During House debates, Speaker Craddick distributed our infographic on the the dangers of texting while driving. The bill passed in the House, but did not make it to the Senate floor in time for passage.

We look forward to working with Speaker Craddick next session to pass this important legislation. To see the road to to safe Texas so far, check out our Storify.

News articles: Dallas Morning News | Texas Tribune | Austin American Statesman | Dallas Morning News

4. Worked to ban junk policies

We worked towards meaningful protection for policyholders and others on the road. Currently, more than a million drivers have so-called “named driver” auto policies. These junk policies don’t provide the coverage needed to responsibly operate a motor vehicle on Texas roadways. Representative Ed Thompson carried HB335 to ban these junk polices.

During House floor debates, Representative Thompson personally delivered our infographic on HB335 to each of the members on the House floor. While the bill successfully passed in the House 120-20, the bill did not make it through the Senate in time for passage.

Information: HB335 Opposition | Uncovered Losses | Phantom Policies

5. Limited the definition of “Health Care Claims”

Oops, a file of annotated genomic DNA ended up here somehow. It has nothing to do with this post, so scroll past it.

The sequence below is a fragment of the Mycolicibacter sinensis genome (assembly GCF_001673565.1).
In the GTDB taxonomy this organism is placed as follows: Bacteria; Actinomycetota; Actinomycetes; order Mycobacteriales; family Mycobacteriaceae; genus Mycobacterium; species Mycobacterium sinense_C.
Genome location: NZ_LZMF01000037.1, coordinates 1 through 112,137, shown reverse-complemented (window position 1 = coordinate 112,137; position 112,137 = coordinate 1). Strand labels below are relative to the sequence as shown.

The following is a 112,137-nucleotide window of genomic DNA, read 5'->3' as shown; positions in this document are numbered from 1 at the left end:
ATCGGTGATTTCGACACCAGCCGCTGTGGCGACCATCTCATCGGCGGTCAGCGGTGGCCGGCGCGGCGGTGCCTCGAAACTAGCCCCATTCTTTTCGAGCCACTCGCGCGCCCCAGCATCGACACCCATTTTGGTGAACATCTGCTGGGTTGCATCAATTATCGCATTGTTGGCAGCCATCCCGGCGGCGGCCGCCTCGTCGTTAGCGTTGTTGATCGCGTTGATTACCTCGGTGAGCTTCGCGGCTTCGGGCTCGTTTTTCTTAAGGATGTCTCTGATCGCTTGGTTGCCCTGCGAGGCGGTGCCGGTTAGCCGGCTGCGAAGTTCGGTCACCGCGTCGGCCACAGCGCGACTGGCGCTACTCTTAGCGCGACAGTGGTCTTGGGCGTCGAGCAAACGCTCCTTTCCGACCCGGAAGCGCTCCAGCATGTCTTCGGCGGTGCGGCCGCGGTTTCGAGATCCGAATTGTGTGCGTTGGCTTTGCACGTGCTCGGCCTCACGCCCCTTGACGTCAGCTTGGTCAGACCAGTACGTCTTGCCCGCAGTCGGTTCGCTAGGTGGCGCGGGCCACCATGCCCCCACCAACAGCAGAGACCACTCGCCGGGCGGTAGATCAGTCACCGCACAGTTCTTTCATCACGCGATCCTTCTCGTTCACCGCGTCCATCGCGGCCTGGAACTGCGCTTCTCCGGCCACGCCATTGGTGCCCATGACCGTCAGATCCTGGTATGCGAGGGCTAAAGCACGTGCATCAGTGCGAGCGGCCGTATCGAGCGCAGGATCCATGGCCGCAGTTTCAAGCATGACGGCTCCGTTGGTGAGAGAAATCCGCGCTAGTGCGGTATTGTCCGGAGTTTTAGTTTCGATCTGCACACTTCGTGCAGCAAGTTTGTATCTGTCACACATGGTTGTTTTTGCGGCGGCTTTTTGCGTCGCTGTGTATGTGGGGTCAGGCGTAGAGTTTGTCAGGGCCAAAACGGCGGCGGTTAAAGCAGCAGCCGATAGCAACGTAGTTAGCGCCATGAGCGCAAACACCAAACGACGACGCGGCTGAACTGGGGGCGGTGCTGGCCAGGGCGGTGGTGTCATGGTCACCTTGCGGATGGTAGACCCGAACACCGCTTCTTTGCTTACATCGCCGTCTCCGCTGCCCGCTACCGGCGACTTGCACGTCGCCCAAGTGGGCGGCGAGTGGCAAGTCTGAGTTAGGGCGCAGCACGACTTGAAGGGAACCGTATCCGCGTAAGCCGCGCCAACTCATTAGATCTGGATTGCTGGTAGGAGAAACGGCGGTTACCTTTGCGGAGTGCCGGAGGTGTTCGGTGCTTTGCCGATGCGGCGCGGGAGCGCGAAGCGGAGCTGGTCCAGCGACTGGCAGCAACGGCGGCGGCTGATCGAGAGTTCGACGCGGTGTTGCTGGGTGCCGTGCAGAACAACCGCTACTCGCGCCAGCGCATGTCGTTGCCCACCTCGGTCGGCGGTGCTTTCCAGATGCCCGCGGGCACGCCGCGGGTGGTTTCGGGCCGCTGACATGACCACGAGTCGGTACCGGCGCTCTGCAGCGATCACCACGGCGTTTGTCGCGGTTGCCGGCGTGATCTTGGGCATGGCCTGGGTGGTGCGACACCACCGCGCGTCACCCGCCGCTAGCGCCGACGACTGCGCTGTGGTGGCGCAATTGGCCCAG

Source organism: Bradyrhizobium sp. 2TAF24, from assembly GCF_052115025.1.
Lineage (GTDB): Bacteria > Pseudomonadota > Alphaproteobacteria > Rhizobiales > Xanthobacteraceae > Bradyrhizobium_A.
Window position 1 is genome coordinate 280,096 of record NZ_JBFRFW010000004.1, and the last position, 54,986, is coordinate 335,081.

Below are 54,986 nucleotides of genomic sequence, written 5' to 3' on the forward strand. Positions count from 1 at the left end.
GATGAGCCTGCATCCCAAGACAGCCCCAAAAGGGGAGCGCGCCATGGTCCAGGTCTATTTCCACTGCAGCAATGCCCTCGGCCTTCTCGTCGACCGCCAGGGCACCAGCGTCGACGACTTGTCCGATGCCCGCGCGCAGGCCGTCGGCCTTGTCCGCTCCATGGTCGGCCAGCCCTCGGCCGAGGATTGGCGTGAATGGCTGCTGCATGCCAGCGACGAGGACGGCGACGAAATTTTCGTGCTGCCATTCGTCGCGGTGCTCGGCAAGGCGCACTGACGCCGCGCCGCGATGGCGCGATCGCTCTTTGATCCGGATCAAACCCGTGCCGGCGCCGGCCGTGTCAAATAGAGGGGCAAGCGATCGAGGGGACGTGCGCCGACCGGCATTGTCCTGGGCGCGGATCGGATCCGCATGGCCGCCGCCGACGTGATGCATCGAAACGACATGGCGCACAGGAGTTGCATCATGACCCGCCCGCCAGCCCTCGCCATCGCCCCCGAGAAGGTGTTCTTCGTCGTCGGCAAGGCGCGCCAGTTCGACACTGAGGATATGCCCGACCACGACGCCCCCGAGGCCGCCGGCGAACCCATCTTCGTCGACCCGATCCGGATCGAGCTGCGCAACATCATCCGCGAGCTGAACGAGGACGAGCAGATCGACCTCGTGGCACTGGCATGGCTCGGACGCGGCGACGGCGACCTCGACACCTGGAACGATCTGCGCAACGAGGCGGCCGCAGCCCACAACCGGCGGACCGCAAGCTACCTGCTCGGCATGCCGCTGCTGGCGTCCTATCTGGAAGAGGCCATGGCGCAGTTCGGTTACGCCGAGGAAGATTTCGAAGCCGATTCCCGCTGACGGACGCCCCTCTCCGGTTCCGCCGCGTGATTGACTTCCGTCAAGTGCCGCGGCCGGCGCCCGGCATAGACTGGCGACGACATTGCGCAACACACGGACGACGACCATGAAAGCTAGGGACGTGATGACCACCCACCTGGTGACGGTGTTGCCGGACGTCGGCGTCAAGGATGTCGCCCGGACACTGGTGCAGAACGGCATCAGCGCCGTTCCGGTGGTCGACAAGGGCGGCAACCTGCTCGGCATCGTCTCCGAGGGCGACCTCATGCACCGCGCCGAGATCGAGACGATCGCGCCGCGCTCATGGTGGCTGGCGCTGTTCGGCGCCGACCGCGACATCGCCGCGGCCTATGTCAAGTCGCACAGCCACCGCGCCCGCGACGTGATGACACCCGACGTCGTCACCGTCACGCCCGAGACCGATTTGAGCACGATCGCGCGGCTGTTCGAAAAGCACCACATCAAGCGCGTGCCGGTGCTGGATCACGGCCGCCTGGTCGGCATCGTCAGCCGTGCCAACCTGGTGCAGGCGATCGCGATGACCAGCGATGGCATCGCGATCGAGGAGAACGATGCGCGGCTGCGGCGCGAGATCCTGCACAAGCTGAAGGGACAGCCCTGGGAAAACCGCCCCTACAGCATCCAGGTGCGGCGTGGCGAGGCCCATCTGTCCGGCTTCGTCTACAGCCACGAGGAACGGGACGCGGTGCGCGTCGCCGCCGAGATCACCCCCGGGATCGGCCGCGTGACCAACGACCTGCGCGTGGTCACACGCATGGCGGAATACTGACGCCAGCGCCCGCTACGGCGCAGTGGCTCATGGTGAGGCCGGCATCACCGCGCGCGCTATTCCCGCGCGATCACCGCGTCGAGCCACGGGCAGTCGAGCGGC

Two bills this session attempted to limit the definition of a health care liability claim. We testified on behalf of the legislation, which would ensure that health care liability claims actually had a relation to health care.

For example, after a retired doctor’s cow wandered into a road causing a car crash, the case was classified as a health care liability claim since the defendant was a health care provider. Representative Chris Turner filed legislation to limit all health care liability claims to those that actually involve health care.

Ultimately, Representative Chris Turner joined with Representative Kenneth Sheets to pass HB1403, which would exclude worker injury claims, such as a nurse injured on the job, from the scope of health care liability.

News articles: Texas Lawyer | Texas Lawyer

6. Supported 3-strikes nursing home bill

In order to improve the safety of nursing home facilities, we supported SB304 by Senator Charles Schwertner. This bill cracks down on the most dangerous and unsafe nursing facilities by stripping the license of any nursing home that commits three violations that threaten the health or safety of a nursing home resident.

News articles: Texas Tribune

7. Improved transparency for policyholders

For several sessions, we have supported legislation to remove the penalty for homeowners and drivers who ask their insurance company a question about their insurance coverage. Senator Kirk Watson has championed this effort, passing a series of bills. With our support, he passed SB188 and SB189 this session, prohibiting all home and auto insurance companies from raising rates or dropping coverage simply because a customer asks a questions about their coverage.

News articles: Dallas Morning News